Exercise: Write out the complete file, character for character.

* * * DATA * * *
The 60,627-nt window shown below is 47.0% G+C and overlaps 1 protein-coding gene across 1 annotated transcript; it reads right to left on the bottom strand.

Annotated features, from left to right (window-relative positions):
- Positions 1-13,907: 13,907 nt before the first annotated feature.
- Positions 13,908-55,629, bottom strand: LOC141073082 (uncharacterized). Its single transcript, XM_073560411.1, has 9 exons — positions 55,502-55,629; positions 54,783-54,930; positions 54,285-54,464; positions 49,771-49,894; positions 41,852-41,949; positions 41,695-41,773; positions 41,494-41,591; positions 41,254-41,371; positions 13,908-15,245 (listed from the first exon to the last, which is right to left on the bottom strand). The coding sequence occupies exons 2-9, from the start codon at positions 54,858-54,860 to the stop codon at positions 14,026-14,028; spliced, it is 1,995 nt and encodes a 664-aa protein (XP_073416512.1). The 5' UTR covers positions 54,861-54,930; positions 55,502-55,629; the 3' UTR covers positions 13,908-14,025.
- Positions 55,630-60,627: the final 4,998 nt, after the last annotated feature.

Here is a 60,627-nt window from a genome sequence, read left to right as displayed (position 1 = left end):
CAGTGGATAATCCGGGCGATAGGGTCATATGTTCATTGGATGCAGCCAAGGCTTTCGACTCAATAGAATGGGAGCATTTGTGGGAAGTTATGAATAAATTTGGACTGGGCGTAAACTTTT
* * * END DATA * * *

The 60,627-nt window shown below is 47.0% G+C and overlaps 1 protein-coding gene across 1 annotated transcript; it reads right to left on the bottom strand.

Annotated features, from left to right (window-relative positions):
- Positions 1-13,907: 13,907 nt before the first annotated feature.
- Positions 13,908-55,629, bottom strand: LOC141073082 (uncharacterized). Its single transcript, XM_073560411.1, has 9 exons — positions 55,502-55,629; positions 54,783-54,930; positions 54,285-54,464; positions 49,771-49,894; positions 41,852-41,949; positions 41,695-41,773; positions 41,494-41,591; positions 41,254-41,371; positions 13,908-15,245 (listed from the first exon to the last, which is right to left on the bottom strand). The coding sequence occupies exons 2-9, from the start codon at positions 54,858-54,860 to the stop codon at positions 14,026-14,028; spliced, it is 1,995 nt and encodes a 664-aa protein (XP_073416512.1). The 5' UTR covers positions 54,861-54,930; positions 55,502-55,629; the 3' UTR covers positions 13,908-14,025.
- Positions 55,630-60,627: the final 4,998 nt, after the last annotated feature.

Here is a 60,627-nt window from a genome sequence, read left to right as displayed (position 1 = left end):
CAGTGGATAATCCGGGCGATAGGGTCATATGTTCATTGGATGCAGCCAAGGCTTTCGACTCAATAGAATGGGAGCATTTGTGGGAAGTTATGAATAAATTTGGACTGGGCGTAAACTTTT